Denver Broncos' Week 1 Win over Pittsburgh Steelers Proves They Are Contenders

Sam QuinnContributor IIISeptember 10, 2012

DENVER, CO - SEPTEMBER 09:  Quarterback Peyton Manning #18 of the Denver Broncos throws during the game against the Pittsburgh Steelers during the NFL season opener at Sports Authority Field at Mile High on September 9, 2012 in Denver, Colorado.  (Photo by Doug Pensinger/Getty Images)
Doug Pensinger/Getty Images

In my Week 1 picks column, I decided that the Denver Broncos were a bad bet against the Pittsburgh Steelers. Well, suffice it to say I was wrong. I won't make that mistake again. Denver's Week 1 showing against the elite Steelers proves that they are legitimate contenders. 

On paper, the roster is excellent, but naturally I had my fair share of questions coming into the season. Denver managed to answer all of them against Pittsburgh. 


Can they run the ball without Tim Tebow?

Well, admittedly this one is a work in progress, but Willis McGahee didn't regress into his 2010 fossil form as I expected.

He was solid, rushing for 64 yards on 16 carries and hitting the all-important four-yards-per-carry number. Lance Ball, Knowshon Moreno and even Peyton Manning joined in the fun, contributing to a 98-yard effort for the night.


Is the defense good?

If you still have questions about this, we weren't watching the same unit. Outside of Pittsburgh's incredible string of third down conversions (they were 11-for-19 overall), the Broncos stuffed their opponents all night.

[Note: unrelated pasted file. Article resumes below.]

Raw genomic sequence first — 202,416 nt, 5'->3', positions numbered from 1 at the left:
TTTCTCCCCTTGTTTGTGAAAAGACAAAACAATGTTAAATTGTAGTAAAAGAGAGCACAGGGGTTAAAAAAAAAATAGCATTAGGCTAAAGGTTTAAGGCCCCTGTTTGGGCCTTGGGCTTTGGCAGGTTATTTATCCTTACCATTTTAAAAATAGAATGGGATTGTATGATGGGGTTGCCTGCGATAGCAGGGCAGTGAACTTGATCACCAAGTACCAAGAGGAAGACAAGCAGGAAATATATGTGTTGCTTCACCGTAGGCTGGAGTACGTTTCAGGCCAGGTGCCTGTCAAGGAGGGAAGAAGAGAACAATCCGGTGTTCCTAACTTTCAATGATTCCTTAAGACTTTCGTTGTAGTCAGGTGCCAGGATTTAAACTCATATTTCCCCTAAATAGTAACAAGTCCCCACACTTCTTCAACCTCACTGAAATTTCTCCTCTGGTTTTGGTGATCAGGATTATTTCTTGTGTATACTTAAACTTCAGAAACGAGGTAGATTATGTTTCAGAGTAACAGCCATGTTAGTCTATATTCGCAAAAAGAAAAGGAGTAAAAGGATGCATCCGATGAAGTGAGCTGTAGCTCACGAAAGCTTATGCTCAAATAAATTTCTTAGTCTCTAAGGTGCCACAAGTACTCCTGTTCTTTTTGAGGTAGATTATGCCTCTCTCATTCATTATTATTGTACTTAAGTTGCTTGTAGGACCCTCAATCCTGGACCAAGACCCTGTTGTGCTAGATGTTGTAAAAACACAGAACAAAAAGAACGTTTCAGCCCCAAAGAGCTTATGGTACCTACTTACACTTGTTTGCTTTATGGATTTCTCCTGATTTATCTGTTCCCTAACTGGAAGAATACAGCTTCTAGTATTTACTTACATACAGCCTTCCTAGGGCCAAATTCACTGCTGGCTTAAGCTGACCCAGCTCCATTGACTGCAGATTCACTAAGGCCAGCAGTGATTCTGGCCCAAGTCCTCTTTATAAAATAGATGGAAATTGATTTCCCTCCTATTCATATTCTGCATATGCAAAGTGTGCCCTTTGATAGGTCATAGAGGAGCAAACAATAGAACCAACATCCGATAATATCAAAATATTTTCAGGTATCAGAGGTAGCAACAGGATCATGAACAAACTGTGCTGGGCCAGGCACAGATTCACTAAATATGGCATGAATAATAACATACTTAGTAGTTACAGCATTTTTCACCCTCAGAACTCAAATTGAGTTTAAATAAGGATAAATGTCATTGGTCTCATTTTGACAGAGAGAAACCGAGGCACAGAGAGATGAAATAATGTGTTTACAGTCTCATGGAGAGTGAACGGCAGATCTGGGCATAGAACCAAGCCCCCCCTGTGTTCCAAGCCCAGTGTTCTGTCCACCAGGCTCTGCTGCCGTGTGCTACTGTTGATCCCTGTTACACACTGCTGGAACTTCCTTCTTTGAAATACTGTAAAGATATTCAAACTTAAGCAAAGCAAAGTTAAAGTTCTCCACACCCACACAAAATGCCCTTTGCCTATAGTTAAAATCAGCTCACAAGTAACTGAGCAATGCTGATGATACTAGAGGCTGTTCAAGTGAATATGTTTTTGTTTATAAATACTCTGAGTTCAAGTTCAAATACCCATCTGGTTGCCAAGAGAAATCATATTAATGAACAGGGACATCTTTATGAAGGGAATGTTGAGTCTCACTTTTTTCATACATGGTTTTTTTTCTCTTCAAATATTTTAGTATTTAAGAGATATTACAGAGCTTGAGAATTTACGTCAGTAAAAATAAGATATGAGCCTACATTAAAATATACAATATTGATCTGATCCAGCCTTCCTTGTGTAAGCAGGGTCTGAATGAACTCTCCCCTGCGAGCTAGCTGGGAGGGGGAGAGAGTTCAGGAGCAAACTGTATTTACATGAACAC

Ben Roethlisberger was sacked five times. Tracy Porter returned an interception for a touchdown. One of the NFL's most dangerous offenses was held to 19 points.

The third-down issue is going to be problematic going forward, but remember, Denver doesn't play Pittsburgh every week. Most quarterbacks can't avoid sacks as easily as Ben Roethlisberger.


Is Peyton Manning healthy?

Healthy seems like an understatement after what we just saw. Rejuvenated seems like the right word. He didn't just seem like the 2010 Manning, he seemed like the 2005 version. 

Manning was incredible. Other than a few wobblers (particularly one third-down out-route to Jacob Tamme), Manning's throws were crisp and accurate. He didn't throw many fly-routes or bombs, but he wasn't afraid of throwing downfield when he had to. 

What was more impressive was not only his mastery of Denver's new no-huddle offense, but the mastery displayed by the entire team.

Everyone was in the right place at the right time, and by the second half Manning was picking Pittsburgh's top-ranked defense of 2011 apart and making it look easy. In fact, I would rank this question as the second-most important relating to Manning behind...


Can Peyton Manning maintain his rigorous TV schedule while playing for a new team?

The early answer here is yes. I swear, between Papa Johns and DirecTV, I saw him in roughly 1700 ads today. 

Denver came into the season as a team with the potential to either win the Super Bowl or go 3-13. The Broncos will be tested early and often, but they passed their first big one against the Steelers.

The defense was flying around the field, the offense was moving the ball with ease on one of the league's best offenses, and John Elway's joy over not having to root for Tim Tebow was evident.

I wouldn't call Denver the favorite yet (right now, I would bestow that honor on San Francisco), but the Broncos are in the small group of teams that can call themselves true contenders.